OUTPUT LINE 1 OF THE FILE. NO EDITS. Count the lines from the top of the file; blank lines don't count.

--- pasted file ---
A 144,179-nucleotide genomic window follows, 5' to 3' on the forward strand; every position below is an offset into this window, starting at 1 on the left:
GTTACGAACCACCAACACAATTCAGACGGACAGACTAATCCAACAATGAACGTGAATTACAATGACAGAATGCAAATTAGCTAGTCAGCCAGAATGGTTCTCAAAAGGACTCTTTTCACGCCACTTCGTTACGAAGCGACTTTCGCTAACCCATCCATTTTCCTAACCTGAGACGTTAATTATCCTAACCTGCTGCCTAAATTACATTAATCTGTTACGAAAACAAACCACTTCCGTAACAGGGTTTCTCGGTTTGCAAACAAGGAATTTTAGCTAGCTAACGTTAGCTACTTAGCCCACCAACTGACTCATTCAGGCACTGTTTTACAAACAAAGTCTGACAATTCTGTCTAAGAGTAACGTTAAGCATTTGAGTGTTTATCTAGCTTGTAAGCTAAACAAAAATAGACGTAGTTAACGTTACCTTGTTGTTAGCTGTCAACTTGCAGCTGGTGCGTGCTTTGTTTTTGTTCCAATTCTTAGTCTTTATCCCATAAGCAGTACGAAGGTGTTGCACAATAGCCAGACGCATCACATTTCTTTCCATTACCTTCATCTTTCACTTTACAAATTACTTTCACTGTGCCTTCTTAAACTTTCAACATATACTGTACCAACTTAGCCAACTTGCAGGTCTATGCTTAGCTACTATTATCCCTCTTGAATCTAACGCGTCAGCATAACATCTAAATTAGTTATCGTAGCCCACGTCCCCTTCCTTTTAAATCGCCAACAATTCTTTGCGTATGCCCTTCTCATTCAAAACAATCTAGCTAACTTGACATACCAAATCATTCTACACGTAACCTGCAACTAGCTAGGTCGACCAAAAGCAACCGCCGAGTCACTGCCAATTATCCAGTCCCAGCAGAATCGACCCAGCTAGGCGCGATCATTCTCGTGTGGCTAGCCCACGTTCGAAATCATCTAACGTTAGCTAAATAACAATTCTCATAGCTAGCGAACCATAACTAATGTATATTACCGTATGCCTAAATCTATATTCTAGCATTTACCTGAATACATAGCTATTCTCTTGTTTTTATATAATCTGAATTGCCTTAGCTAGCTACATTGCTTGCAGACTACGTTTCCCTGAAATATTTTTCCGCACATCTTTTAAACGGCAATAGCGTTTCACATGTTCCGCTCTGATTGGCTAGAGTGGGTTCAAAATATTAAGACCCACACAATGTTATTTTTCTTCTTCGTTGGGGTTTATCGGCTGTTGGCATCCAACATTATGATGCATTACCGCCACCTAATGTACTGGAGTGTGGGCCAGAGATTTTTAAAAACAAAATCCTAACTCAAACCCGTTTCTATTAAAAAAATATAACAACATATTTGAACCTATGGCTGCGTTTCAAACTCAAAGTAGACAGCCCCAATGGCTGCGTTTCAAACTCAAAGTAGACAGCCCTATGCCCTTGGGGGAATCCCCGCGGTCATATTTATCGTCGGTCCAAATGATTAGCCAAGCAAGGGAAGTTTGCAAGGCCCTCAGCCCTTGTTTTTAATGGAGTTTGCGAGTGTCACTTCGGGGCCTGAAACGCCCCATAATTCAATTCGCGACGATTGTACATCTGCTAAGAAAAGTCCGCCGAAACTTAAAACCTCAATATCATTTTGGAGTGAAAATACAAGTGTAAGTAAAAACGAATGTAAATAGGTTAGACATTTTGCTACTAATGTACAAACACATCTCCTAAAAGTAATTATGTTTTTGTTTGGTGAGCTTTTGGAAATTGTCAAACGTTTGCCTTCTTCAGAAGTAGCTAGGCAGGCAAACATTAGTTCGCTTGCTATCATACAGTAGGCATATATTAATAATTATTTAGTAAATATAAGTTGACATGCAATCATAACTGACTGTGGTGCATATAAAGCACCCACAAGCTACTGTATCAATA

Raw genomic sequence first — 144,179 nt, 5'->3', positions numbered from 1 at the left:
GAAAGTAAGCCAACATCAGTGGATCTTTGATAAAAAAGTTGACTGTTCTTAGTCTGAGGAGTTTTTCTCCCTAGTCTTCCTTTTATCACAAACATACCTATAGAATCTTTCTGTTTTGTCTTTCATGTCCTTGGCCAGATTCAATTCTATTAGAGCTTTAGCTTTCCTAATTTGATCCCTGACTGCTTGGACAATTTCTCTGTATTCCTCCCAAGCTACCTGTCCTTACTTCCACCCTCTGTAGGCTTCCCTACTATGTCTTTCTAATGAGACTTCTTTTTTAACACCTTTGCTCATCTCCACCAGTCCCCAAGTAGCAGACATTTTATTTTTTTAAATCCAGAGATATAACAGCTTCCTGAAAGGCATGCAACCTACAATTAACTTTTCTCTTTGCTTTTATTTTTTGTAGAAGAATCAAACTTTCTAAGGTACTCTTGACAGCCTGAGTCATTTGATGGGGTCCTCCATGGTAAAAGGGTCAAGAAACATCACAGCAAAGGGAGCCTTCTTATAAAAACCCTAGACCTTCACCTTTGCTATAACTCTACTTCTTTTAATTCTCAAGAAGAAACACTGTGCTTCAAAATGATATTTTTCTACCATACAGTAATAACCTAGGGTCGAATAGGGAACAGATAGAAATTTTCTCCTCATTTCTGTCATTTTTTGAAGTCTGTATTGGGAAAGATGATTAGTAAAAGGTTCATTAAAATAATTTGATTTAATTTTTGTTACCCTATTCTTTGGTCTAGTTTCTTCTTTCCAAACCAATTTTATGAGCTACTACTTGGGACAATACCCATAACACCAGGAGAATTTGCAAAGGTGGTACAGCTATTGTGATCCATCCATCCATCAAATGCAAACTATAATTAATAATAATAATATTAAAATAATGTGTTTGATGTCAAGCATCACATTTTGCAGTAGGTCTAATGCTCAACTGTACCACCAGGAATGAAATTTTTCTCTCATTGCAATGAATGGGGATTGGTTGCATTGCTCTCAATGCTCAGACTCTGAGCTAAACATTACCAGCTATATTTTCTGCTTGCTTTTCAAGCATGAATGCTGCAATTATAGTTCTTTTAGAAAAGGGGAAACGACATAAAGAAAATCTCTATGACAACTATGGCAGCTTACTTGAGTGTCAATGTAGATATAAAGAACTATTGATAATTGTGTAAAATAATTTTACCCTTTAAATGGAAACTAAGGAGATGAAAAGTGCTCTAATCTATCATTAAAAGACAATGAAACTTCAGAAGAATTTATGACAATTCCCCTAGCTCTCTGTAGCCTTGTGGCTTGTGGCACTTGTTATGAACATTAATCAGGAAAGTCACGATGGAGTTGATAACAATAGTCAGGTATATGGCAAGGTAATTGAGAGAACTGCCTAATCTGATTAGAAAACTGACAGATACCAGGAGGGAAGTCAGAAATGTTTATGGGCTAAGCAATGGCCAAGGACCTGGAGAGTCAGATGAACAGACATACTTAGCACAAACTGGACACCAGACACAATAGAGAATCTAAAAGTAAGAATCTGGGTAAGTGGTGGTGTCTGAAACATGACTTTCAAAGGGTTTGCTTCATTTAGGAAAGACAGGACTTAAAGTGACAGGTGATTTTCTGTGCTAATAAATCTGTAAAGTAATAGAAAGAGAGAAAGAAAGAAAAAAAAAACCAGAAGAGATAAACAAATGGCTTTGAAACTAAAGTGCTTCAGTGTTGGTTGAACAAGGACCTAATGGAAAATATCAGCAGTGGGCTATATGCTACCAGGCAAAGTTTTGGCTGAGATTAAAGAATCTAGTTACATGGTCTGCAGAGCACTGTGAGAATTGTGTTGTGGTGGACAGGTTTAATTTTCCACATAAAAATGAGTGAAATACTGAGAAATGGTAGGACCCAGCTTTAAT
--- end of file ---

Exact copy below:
A 144,179-nucleotide genomic window follows, 5' to 3' on the forward strand; every position below is an offset into this window, starting at 1 on the left: